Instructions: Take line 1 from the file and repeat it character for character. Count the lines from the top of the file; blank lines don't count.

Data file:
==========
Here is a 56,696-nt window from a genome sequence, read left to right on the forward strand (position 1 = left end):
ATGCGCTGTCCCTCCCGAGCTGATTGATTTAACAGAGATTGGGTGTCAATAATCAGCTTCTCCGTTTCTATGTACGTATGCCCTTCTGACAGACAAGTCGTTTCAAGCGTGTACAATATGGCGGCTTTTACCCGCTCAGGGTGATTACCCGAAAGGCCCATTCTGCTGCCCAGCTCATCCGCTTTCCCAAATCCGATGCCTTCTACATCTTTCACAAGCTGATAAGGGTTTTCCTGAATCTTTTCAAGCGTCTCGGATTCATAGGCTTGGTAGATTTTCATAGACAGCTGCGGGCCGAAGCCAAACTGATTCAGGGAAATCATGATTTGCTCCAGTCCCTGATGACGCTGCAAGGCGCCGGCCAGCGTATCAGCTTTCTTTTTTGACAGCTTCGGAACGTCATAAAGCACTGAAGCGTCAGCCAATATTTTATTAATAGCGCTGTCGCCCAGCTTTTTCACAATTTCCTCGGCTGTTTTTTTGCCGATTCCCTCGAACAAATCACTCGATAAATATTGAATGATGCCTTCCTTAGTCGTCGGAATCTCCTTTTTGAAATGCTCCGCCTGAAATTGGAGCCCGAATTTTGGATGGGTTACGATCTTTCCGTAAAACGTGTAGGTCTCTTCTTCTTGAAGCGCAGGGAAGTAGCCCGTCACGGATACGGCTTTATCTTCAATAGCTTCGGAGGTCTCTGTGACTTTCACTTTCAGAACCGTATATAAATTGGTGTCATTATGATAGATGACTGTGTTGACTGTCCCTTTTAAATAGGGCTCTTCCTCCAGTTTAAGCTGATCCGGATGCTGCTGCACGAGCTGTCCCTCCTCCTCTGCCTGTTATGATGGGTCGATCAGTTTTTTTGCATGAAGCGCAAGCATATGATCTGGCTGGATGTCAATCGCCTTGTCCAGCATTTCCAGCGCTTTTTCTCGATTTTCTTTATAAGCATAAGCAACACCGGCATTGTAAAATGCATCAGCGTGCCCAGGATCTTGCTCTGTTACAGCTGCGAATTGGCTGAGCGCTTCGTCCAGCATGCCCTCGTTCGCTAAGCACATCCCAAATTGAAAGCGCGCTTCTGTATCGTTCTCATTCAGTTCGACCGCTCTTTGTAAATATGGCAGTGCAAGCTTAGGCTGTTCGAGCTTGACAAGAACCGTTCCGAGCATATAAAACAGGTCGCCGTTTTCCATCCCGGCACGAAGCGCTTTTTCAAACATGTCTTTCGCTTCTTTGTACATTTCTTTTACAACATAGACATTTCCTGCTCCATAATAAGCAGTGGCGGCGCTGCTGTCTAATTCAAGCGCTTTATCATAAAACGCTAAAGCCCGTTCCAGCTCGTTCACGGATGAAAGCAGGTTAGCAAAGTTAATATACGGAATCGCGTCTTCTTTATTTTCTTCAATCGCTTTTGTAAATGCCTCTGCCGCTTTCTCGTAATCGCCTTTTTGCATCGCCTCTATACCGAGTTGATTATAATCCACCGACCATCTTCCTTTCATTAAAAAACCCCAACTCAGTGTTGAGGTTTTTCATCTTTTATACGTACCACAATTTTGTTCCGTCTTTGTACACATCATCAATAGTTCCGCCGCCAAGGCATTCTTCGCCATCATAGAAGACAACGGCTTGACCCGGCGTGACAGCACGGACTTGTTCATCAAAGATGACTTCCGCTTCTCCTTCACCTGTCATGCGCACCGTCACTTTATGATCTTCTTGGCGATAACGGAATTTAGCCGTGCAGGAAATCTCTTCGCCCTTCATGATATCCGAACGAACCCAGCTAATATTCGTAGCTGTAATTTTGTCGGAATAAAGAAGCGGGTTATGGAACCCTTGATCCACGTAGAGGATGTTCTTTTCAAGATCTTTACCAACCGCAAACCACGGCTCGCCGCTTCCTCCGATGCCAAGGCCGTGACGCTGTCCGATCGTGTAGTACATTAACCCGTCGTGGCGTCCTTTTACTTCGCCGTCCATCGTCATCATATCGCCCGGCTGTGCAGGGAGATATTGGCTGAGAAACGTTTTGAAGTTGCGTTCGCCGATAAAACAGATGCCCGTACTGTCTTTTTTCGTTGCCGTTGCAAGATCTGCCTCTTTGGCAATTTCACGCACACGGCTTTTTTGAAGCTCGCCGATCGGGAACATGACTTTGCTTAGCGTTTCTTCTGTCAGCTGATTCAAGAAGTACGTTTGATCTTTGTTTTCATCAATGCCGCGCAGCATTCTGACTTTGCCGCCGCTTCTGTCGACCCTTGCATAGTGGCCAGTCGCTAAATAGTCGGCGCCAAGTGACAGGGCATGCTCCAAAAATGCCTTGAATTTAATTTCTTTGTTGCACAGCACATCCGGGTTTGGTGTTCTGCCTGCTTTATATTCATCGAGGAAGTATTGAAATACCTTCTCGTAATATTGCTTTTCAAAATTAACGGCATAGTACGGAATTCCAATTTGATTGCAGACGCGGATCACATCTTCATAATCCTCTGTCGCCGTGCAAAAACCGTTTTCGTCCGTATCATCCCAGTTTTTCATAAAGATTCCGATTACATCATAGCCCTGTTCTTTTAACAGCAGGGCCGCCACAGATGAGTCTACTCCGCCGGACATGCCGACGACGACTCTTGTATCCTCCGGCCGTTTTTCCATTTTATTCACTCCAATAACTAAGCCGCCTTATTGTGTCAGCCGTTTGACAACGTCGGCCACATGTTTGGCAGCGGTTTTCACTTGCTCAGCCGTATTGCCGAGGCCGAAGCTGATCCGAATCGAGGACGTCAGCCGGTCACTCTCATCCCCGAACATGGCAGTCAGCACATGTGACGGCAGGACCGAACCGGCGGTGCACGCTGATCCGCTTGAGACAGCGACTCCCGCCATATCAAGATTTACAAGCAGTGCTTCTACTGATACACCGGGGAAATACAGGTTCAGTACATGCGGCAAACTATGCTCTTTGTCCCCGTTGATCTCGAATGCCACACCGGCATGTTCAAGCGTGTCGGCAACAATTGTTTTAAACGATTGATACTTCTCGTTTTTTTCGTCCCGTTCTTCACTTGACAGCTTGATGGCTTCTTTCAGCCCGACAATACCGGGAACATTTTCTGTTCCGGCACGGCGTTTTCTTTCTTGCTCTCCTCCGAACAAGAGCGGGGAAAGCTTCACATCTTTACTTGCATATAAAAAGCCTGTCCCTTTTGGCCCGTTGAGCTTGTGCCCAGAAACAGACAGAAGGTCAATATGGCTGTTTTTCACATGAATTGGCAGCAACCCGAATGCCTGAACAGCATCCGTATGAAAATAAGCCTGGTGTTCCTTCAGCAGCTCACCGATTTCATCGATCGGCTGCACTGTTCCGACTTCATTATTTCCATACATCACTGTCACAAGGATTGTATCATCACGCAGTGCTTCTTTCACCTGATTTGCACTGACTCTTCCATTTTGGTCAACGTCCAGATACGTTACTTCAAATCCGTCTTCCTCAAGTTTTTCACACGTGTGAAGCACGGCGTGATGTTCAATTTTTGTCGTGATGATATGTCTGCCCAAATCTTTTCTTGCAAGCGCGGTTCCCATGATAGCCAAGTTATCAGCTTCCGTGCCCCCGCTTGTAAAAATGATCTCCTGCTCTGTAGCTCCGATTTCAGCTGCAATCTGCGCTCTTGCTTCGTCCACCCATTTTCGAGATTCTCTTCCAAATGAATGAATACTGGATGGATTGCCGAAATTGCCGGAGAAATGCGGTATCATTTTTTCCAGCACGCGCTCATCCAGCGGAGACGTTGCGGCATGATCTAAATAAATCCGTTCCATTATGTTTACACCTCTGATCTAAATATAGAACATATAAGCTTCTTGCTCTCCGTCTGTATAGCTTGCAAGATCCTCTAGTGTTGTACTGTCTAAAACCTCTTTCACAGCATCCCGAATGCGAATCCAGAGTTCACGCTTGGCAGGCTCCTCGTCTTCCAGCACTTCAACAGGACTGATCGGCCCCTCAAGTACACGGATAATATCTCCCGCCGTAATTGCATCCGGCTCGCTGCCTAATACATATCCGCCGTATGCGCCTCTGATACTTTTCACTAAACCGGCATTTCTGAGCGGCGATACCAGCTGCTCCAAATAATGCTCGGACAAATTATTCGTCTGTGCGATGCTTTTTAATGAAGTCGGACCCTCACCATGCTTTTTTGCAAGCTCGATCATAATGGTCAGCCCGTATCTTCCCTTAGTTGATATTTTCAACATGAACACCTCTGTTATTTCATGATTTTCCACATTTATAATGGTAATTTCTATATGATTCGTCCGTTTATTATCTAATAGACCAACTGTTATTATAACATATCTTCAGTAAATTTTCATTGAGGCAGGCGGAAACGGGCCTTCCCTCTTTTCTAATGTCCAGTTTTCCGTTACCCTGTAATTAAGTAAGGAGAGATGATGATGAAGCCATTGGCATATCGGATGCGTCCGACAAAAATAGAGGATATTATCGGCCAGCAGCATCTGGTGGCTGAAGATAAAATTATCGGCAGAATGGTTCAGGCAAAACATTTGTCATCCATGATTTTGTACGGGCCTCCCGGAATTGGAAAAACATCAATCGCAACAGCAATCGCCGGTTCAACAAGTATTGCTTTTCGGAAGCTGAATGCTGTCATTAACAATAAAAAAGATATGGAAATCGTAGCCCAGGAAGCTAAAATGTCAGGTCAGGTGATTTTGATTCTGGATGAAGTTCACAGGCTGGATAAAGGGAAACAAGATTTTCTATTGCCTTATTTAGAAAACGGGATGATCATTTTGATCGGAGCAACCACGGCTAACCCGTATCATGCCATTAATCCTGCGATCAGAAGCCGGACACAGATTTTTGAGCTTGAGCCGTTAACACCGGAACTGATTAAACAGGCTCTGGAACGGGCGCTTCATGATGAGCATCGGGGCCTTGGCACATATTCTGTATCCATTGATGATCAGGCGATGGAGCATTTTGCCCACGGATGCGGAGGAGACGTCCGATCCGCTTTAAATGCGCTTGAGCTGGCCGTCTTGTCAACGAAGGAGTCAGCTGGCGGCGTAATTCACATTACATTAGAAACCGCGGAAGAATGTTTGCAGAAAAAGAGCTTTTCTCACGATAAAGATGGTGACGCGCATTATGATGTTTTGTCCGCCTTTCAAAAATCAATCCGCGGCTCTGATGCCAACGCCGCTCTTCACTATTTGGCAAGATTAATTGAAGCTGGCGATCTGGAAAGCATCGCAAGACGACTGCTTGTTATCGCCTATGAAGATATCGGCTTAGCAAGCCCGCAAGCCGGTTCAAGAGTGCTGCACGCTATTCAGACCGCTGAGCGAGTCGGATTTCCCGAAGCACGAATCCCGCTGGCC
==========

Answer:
Here is a 56,696-nt window from a genome sequence, read left to right on the forward strand (position 1 = left end):